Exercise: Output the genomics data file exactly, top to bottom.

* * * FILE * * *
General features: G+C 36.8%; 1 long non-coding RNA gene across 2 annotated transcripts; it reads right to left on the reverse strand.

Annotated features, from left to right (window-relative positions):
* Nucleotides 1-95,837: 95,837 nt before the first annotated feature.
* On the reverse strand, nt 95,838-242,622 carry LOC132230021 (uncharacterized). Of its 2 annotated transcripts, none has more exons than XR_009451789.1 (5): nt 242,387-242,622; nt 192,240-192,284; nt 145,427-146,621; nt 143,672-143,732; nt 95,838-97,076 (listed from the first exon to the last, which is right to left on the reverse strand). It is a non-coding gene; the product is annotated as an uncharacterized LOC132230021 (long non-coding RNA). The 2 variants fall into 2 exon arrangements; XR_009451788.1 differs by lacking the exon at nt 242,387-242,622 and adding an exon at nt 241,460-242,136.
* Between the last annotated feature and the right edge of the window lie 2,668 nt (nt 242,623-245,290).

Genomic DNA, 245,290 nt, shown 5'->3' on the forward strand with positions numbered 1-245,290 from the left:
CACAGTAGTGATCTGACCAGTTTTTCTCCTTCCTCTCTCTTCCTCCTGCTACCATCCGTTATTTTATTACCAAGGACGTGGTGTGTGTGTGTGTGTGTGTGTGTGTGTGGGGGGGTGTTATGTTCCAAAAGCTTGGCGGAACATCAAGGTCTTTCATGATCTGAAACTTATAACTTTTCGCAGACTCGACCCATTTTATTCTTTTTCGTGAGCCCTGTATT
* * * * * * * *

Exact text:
General features: G+C 36.8%; 1 long non-coding RNA gene across 2 annotated transcripts; it reads right to left on the reverse strand.

Annotated features, from left to right (window-relative positions):
* Nucleotides 1-95,837: 95,837 nt before the first annotated feature.
* On the reverse strand, nt 95,838-242,622 carry LOC132230021 (uncharacterized). Of its 2 annotated transcripts, none has more exons than XR_009451789.1 (5): nt 242,387-242,622; nt 192,240-192,284; nt 145,427-146,621; nt 143,672-143,732; nt 95,838-97,076 (listed from the first exon to the last, which is right to left on the reverse strand). It is a non-coding gene; the product is annotated as an uncharacterized LOC132230021 (long non-coding RNA). The 2 variants fall into 2 exon arrangements; XR_009451788.1 differs by lacking the exon at nt 242,387-242,622 and adding an exon at nt 241,460-242,136.
* Between the last annotated feature and the right edge of the window lie 2,668 nt (nt 242,623-245,290).

Genomic DNA, 245,290 nt, shown 5'->3' on the forward strand with positions numbered 1-245,290 from the left:
CACAGTAGTGATCTGACCAGTTTTTCTCCTTCCTCTCTCTTCCTCCTGCTACCATCCGTTATTTTATTACCAAGGACGTGGTGTGTGTGTGTGTGTGTGTGTGTGTGTGGGGGGGTGTTATGTTCCAAAAGCTTGGCGGAACATCAAGGTCTTTCATGATCTGAAACTTATAACTTTTCGCAGACTCGACCCATTTTATTCTTTTTCGTGAGCCCTGTATT